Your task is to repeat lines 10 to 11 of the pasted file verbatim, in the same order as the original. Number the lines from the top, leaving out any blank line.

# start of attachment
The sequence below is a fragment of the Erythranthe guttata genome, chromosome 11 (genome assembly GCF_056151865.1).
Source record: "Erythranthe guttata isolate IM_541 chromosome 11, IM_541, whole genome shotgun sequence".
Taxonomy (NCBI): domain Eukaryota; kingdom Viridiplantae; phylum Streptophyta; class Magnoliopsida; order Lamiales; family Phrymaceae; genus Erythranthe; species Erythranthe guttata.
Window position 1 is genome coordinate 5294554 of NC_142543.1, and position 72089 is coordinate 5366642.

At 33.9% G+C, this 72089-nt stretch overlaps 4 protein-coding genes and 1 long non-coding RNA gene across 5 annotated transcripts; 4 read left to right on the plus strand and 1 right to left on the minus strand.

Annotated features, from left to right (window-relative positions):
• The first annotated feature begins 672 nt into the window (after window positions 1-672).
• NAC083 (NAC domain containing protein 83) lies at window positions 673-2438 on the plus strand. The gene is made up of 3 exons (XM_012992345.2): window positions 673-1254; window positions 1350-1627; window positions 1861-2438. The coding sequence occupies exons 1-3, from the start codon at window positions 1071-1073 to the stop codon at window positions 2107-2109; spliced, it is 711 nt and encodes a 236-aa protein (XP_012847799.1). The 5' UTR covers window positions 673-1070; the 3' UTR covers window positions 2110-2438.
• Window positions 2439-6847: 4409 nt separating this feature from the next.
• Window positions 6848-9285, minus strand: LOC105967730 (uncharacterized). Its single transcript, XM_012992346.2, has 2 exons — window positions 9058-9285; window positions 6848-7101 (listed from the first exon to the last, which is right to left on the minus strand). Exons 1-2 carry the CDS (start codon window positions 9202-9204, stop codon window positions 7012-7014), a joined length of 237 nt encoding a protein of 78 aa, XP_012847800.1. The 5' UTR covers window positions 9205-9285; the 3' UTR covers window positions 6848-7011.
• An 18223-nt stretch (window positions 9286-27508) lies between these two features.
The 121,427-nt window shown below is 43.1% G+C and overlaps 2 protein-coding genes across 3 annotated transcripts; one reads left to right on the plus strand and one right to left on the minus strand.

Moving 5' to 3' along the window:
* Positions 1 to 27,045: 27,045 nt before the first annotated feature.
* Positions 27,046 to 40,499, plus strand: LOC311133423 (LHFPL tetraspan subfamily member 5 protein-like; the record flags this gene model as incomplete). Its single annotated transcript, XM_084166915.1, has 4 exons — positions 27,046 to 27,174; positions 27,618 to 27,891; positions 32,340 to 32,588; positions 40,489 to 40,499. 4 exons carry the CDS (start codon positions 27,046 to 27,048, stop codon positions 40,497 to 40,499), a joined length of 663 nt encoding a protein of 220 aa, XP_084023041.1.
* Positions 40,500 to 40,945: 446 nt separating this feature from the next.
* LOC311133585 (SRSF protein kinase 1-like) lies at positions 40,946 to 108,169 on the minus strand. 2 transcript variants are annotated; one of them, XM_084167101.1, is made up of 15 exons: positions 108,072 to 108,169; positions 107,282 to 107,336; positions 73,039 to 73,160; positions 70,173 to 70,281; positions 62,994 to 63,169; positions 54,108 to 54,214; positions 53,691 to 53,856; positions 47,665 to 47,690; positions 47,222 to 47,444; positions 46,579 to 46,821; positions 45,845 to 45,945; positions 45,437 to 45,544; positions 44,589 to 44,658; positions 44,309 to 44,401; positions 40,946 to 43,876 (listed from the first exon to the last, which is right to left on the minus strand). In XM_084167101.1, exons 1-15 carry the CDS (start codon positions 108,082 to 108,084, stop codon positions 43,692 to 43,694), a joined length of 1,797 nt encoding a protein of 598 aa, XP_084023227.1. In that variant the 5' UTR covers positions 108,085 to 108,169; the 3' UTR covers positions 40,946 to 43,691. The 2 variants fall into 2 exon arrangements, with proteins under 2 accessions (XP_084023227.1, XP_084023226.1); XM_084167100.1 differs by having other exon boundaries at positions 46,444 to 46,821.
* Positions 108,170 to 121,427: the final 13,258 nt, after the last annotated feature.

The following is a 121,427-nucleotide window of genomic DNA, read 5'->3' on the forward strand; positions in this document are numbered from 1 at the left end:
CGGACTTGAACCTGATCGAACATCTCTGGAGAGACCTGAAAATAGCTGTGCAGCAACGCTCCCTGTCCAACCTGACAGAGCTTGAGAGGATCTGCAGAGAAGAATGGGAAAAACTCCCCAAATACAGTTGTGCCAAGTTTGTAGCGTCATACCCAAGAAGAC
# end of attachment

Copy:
• Window positions 6848-9285, minus strand: LOC105967730 (uncharacterized). Its single transcript, XM_012992346.2, has 2 exons — window positions 9058-9285; window positions 6848-7101 (listed from the first exon to the last, which is right to left on the minus strand). Exons 1-2 carry the CDS (start codon window positions 9202-9204, stop codon window positions 7012-7014), a joined length of 237 nt encoding a protein of 78 aa, XP_012847800.1. The 5' UTR covers window positions 9205-9285; the 3' UTR covers window positions 6848-7011.
• An 18223-nt stretch (window positions 9286-27508) lies between these two features.